They terrorized the Big 12 with 153 combined receptions, 2,690 receiving yards and 34 touchdowns while distinguishing themselves among the nation’s top receivers during the regular season.
But neither Baylor’s Corey Coleman nor TCU’s Josh Doctson will add to their eye-popping numbers during the bowl season. As injuries will keep Doctson (wrist) and Coleman (sports hernia) from ending their collegiate careers with a bang.
TCU’s offense hasn’t been the same since Doctson, who had 79 receptions for 1,327 yards and 14 touchdowns, was injured in early November. After hoping to return in the bowl game, last week the senior was ruled out of the Valero Alamo Bowl against Oregon.
"He’s definitely a huge weapon for them," Oregon defensive end DeForest Buckner said. "It’ll ease up the pressure on the secondary and the whole defense in general, so it’s a benefit for us and we just have to take advantage of something like that."
Meanwhile, Coleman brings a different element to Baylor’s offense with his versatility. He had 74 receptions for 1,363 yards and 20 touchdowns and added 111 rushing yards when sliding into the backfield as a running back. Baylor faces North Carolina in the Russell Athletic Bowl on Tuesday.
It’s a missed opportunity to see the Big 12’s best receivers one final time before they start playing on Sundays.
Yet, for the young receivers on both squads, this is an opportunity to start blazing a path toward 2016 and a potential breakout campaign. TCU coach Gary Patterson and Baylor's Art Briles expressed as much heading into the bowl season with Patterson saying he trusts the playmakers who will replace his star receiver and Briles taking a similar stance.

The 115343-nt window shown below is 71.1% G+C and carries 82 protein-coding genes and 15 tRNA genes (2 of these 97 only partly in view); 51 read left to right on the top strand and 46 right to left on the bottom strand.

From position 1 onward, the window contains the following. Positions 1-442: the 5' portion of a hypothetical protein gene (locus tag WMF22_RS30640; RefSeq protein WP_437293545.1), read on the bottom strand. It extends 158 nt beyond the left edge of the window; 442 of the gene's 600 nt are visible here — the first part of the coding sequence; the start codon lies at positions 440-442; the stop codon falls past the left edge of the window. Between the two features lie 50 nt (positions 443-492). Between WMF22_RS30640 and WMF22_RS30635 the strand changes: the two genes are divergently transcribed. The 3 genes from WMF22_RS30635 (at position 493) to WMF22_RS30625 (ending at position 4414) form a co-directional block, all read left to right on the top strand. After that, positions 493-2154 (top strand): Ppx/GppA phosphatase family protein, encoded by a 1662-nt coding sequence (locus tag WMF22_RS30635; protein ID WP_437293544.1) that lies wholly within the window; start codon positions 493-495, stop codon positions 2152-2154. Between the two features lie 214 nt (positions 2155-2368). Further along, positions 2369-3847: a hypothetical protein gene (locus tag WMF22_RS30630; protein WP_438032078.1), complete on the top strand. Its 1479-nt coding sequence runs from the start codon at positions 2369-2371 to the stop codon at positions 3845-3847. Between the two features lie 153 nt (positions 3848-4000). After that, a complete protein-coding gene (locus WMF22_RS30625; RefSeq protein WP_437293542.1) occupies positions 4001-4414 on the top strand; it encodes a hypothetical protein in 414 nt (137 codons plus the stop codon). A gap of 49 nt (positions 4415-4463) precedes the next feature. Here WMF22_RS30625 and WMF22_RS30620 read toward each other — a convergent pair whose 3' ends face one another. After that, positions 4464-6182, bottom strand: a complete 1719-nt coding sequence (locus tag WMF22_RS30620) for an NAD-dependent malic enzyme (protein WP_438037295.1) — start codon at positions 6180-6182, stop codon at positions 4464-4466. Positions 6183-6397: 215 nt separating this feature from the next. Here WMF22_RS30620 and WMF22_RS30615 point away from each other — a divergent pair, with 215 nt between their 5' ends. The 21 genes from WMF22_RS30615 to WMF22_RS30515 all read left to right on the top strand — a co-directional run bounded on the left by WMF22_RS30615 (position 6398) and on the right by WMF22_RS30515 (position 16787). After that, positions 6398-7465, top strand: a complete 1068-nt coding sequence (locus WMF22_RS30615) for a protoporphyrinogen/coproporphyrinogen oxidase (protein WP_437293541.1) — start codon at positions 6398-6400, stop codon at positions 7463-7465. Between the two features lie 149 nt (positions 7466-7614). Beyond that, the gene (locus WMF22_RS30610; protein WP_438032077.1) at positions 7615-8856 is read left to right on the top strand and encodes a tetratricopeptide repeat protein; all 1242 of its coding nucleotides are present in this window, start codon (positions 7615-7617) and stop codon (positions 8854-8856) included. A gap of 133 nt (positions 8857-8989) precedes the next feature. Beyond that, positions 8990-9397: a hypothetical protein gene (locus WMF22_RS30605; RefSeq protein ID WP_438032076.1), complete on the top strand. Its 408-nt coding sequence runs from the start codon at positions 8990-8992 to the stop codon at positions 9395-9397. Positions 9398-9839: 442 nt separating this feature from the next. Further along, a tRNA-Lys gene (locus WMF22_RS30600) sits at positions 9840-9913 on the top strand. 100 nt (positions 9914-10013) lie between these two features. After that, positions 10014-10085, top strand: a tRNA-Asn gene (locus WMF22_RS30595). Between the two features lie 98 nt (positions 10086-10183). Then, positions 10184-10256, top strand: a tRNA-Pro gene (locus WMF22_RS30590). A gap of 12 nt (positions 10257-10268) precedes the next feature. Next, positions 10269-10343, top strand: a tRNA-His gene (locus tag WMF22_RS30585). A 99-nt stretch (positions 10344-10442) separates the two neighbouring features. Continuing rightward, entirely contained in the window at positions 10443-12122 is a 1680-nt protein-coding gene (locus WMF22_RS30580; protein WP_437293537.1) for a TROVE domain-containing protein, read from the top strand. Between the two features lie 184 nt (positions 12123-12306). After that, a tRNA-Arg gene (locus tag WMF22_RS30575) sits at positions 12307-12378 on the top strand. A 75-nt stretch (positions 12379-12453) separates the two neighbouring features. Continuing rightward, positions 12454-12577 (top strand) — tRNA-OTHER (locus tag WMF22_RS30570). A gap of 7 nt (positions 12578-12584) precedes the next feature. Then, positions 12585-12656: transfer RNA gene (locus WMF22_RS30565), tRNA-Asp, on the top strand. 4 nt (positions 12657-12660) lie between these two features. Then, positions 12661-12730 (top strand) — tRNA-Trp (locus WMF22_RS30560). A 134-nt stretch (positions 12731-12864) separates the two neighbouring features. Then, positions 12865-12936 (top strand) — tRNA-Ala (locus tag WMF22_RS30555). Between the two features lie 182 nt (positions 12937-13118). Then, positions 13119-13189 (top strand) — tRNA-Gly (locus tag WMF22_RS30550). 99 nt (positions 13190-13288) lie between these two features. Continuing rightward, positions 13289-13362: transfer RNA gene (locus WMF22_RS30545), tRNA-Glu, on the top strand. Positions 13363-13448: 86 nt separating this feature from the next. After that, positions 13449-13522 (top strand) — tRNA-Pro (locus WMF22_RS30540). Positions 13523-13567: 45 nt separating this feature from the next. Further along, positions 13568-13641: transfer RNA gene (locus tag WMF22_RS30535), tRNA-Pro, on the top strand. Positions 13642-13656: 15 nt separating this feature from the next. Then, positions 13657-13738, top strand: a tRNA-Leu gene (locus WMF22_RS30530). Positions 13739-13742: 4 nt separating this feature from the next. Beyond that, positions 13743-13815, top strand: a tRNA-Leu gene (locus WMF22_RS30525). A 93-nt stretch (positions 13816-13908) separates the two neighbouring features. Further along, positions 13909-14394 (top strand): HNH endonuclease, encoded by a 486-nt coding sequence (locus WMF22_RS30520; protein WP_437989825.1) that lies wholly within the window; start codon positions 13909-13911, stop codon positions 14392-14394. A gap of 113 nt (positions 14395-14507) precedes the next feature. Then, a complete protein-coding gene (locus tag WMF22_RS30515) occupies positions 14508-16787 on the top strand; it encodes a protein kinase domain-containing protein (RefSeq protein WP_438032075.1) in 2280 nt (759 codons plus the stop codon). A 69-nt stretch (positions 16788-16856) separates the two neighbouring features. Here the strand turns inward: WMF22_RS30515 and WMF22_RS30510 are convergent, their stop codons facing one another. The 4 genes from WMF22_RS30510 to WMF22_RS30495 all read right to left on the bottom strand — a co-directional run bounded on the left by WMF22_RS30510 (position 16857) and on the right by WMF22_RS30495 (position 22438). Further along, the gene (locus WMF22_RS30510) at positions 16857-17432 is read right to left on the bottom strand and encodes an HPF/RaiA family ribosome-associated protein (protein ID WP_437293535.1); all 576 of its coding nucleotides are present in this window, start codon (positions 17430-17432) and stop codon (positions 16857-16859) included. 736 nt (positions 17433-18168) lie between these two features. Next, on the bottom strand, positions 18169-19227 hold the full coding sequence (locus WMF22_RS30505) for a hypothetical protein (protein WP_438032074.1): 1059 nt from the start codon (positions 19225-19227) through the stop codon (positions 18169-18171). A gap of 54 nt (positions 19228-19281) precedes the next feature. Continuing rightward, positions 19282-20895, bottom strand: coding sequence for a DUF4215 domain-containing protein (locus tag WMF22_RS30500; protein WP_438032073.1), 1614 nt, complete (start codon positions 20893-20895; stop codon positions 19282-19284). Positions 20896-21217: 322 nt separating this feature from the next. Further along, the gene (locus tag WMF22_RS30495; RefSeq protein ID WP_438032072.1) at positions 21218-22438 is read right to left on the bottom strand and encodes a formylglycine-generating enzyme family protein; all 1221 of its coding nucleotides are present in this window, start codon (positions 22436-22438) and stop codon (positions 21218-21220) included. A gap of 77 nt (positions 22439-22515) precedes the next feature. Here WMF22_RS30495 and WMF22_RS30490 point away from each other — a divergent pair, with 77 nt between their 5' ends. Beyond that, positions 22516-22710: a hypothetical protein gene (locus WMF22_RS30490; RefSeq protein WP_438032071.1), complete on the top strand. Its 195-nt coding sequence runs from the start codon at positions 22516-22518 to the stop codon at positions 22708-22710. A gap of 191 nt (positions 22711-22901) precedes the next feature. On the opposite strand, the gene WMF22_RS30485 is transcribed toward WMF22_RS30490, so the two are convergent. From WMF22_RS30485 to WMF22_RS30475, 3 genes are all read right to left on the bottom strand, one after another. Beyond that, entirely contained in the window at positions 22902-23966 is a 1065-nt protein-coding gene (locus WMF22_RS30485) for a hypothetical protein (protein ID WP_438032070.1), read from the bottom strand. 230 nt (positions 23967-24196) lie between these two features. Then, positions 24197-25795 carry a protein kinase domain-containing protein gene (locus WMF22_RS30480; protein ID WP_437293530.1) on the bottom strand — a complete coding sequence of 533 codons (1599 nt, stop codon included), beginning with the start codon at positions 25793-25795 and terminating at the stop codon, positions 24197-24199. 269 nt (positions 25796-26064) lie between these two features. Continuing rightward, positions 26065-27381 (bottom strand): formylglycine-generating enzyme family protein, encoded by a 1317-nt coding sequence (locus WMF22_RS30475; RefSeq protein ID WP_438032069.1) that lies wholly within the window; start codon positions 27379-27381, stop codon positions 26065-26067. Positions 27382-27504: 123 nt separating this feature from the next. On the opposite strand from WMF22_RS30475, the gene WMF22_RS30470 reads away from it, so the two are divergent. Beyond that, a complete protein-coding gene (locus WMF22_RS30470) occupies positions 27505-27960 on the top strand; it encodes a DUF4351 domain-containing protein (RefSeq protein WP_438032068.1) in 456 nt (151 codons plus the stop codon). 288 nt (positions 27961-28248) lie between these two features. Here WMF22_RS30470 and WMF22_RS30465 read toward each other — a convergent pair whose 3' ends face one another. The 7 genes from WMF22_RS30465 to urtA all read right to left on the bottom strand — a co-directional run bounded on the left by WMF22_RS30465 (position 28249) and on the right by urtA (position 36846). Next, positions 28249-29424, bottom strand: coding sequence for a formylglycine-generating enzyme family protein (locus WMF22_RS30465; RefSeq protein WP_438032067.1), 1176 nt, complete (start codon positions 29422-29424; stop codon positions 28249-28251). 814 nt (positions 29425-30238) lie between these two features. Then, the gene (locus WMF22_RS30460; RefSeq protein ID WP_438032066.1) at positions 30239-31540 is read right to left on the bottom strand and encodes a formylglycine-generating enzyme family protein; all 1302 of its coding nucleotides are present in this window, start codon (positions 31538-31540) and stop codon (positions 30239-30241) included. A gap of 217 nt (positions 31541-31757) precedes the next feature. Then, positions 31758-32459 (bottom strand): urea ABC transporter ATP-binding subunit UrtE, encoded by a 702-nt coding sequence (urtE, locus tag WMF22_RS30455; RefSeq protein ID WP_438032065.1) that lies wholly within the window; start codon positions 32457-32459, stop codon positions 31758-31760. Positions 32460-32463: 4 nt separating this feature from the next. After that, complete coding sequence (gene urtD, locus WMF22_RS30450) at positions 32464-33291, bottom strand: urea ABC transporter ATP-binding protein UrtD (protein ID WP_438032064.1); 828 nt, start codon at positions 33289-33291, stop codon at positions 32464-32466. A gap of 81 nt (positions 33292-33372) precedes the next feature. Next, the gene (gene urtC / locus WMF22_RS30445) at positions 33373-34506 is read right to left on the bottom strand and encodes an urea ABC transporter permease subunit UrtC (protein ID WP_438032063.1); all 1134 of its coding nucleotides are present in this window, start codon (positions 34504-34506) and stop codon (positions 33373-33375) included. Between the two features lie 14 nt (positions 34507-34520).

"We look at it as an inspiring opportunity," Briles said. "I have a lot of faith and belief in the guys we've got."
Here’s a look at a three receivers (one known, two unknown) on each roster who could step up in the bowl games and set themselves up to be a bigger part of their teams' plans heading into the offseason.
KD Cannon: The sophomore will get the chance to prove he can be a No. 1 receiver after cementing his status as one of the Big 12’s best complementary targets during his first two seasons. Cannon led the Bears with 449 receiving yards and five touchdowns alongside Coleman during Baylor’s final five games.
Ishmael Zamora: There has been plenty of buzz about the 6-foot-4, 220-pound redshirt freshman, but he only had eight receptions for 108 yards and two touchdowns in the regular season. The bowl game is his chance to shine.
Davion Hall: Remember when there was a question of which young receiver was better, Hall or Cannon? The injury bug hit Hall and Cannon soared. Yet Hall’s talent remains. The sophomore needs to take advantage this opportunity to earn a role in the offense.
Shaun Nixon: The converted running back was TCU’s most targeted pass-catcher in November and December. The redshirt freshman was targeted 33 times for a team-high 23 receptions, 253 yards and one touchdown. He’s a versatile playmaker.
Emanuel Porter: The sophomore been a quality target when healthy. Porter had 12 receptions for 154 yards and one touchdown this season and could use the bowl game to cement a role -- even with the Horned Frogs' rising level of talent at receiver -- in 2016.
Jarrison Stewart: The true freshman saw more time with Doctson hampered during the final stretch of the regular season, amassing six receptions for 54 yards and one touchdown.